I like a fairly "live" room but one with thick carpet and lots of comfy furniture (dense foam is ideal). "Slap" echo I tolerate in small measure. I HATE bass nodes. You know the 40-80Hz "drone" that takes out everything else.

For my part if I have an obvious room node, or am unhappy about the balance I have in my sound, I get a well known local acoustician to pop over, conduct some sweeps, interpret the results (which is where the real skill is) and recommend the treatment to deal with the issue.

So for instance in the past I have had eg two nodes at 80-120 Hz originating from one corner and a hall-way passage, and he prescribed two flat panel designed tuned Helmhotz resonators to deal with the issue, and told me where to put them, which I did and most effectively. best $1200 I spent. On other occasions I have had suggested two broad spectrum bass traps for 40-60 Hz bass related issues.

I liken acoustic intervention in a room without knowing why and what for, to gardening blindfolded with a shovel - you might get the weeds, but you'll probably take out some of your flower beds as well. Sometimes however you will get really lucky and miss the flowers completely and just remove the weeds.

Now all that said, I am very happy you report a positive outcome to your intervention Al, and the ASC room treatments approach of recommending treatments tailored to a room based on a room's dimensions is a very solid way to proceed, all things being equal.

@ Mike - are you targeting your intervention?

Certainly with problem individual rooms, particularly those with audible issues, acoustic treatment is in my respectful opinion of fundamental importance.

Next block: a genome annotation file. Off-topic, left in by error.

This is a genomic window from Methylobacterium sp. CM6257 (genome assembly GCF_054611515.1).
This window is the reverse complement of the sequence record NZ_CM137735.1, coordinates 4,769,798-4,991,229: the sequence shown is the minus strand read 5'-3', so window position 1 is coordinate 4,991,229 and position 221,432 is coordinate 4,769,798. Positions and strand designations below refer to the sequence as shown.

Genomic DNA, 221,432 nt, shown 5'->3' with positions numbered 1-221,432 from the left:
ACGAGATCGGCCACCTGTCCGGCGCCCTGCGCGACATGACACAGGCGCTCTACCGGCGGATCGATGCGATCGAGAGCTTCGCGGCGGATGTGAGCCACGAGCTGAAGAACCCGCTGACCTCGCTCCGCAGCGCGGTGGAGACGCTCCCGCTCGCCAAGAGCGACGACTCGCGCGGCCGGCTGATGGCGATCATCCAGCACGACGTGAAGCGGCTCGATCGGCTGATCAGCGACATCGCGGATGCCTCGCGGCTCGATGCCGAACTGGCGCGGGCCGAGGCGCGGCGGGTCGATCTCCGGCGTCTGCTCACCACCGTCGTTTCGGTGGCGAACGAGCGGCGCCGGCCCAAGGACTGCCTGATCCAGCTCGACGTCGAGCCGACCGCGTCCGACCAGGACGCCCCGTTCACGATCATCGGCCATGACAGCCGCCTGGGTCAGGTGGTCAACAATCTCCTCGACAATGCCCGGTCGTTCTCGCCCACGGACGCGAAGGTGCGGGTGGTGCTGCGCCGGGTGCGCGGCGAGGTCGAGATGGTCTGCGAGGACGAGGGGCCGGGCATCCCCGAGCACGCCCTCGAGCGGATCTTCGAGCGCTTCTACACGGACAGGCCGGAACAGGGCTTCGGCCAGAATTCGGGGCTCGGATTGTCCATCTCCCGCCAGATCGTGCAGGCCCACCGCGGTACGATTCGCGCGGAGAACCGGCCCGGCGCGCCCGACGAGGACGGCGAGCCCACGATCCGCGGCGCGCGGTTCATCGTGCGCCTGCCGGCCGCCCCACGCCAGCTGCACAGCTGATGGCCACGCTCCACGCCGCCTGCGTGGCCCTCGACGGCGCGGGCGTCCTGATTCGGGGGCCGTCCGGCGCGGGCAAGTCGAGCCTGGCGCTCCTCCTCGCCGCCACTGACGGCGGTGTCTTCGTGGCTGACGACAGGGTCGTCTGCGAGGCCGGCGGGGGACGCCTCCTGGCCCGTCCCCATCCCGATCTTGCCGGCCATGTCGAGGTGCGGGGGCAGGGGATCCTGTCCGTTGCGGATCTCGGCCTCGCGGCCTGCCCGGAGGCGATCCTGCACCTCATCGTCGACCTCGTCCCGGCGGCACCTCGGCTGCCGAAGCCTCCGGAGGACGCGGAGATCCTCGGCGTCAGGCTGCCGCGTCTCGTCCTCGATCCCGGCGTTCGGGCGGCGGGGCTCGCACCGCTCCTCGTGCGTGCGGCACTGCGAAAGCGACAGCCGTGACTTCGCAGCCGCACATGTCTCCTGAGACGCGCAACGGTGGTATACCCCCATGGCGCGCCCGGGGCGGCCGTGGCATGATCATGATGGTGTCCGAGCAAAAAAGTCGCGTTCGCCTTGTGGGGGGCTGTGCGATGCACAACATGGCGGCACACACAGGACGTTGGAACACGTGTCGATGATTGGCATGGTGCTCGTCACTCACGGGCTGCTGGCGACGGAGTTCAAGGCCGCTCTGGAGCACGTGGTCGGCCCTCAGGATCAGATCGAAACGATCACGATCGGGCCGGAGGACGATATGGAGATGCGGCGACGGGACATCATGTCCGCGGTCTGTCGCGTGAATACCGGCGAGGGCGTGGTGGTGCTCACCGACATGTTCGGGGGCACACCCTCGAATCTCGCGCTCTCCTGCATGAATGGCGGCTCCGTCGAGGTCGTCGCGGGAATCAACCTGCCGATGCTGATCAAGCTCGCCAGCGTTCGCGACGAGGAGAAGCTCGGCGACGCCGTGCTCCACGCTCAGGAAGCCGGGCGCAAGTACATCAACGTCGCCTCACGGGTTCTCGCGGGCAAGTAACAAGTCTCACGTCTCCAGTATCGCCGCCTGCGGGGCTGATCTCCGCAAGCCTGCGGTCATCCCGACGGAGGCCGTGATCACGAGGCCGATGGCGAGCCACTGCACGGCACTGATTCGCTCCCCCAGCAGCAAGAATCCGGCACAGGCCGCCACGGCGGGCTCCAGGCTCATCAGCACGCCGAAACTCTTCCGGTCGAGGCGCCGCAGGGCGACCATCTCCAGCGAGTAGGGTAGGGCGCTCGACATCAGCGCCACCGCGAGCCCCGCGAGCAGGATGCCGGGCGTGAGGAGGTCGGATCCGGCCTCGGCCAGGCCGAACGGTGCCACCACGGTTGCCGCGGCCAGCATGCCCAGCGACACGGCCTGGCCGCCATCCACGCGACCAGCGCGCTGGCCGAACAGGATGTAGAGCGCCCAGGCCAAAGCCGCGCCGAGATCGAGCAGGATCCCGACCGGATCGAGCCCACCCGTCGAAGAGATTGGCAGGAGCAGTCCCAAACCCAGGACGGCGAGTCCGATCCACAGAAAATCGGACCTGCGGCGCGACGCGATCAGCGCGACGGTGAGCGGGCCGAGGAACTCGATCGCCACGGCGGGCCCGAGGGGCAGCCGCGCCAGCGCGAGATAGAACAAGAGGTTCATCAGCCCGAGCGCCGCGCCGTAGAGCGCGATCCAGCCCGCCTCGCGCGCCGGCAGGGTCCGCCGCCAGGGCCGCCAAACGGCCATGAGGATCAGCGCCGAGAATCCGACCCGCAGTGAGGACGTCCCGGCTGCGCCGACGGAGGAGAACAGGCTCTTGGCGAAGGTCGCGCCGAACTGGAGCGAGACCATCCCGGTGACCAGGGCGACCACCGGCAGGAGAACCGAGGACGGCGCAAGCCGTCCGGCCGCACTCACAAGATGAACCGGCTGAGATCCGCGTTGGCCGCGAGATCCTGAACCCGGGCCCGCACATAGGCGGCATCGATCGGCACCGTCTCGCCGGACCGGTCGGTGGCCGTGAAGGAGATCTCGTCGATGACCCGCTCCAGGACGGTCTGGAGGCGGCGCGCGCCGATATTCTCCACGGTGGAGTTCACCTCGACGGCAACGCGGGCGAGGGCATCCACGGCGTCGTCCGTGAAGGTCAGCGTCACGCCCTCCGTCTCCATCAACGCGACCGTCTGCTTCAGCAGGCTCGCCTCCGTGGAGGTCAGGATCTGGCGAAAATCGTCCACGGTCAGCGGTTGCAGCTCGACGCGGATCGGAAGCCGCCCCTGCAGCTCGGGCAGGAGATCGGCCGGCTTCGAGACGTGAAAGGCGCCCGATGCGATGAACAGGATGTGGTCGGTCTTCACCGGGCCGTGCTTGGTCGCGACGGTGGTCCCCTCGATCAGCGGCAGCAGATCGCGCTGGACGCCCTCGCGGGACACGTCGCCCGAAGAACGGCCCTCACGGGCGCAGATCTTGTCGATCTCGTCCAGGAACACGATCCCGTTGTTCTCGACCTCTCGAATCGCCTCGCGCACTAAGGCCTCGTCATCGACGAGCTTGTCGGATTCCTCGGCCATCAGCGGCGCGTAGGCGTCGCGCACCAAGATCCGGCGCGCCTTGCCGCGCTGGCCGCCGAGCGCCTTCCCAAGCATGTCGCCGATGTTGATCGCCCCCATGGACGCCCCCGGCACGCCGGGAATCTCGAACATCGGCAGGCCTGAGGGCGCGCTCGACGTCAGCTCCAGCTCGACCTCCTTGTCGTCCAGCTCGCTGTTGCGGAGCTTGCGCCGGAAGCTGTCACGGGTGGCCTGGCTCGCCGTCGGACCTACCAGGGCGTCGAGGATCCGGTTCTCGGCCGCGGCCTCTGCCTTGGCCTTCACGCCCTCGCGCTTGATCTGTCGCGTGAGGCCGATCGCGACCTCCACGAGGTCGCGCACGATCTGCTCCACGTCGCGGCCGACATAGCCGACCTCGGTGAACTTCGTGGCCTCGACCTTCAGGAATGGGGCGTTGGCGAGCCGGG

Thanks for sharing.;)


no....and yes.

basically; I spent hours and hours and hours over a 6 month period chasing reflective issues. I would add cloth treatment, then listen for a time. then add more, then listen; then add more, then listen. then remove some; then listen. as so on. my room is very, very live. I have a solid wood over concrete floor at the speaker end and all the surfaces in my room are hardwood cabinetry. which is great for energy retention but reflective glare can be overwhelming. I have lots of built in diffusion which for years I assumed dealt with that glare. but.........I did come up with a sonic reference in my mind that I was able to use to lead me toward where I wanted to get to. and finally I got there.

measure? not for me. I'm not against it. but not interested in that process.

after I dealt with the reflective issues; the next thing was the bass issues related to the ceiling trap. and then readjusting the bass tower adjustments. the link I posted above has much more information about that. but suffice it to say that maybe in my audiophile experience the most satisfying thing I've yet done is being able to adjust those towers by ear. until this last year I was afraid of that. now I'm confident about it. it is spot on. the larger the scale, and more complicated and dynamically challenging the music, the more at ease and natural it sounds. it's so much fun.